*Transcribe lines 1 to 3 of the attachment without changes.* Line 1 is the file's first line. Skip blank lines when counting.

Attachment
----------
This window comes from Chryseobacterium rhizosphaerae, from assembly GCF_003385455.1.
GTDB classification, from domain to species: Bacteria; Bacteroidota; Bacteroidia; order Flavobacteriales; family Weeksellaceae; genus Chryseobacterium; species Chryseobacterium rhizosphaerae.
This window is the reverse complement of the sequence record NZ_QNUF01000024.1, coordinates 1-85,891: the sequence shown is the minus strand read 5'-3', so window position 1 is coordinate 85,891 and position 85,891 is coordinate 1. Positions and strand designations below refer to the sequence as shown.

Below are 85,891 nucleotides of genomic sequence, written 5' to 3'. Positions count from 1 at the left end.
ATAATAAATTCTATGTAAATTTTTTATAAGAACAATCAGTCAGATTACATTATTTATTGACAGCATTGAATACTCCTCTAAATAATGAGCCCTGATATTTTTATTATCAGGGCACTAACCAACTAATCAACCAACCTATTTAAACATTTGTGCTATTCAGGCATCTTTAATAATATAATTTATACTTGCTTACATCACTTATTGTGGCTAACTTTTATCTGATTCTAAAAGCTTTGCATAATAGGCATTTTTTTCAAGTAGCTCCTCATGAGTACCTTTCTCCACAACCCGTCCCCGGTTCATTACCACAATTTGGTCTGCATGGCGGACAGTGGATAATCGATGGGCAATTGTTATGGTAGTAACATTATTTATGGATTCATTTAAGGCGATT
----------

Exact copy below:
This window comes from Chryseobacterium rhizosphaerae, from assembly GCF_003385455.1.
GTDB classification, from domain to species: Bacteria; Bacteroidota; Bacteroidia; order Flavobacteriales; family Weeksellaceae; genus Chryseobacterium; species Chryseobacterium rhizosphaerae.
This window is the reverse complement of the sequence record NZ_QNUF01000024.1, coordinates 1-85,891: the sequence shown is the minus strand read 5'-3', so window position 1 is coordinate 85,891 and position 85,891 is coordinate 1. Positions and strand designations below refer to the sequence as shown.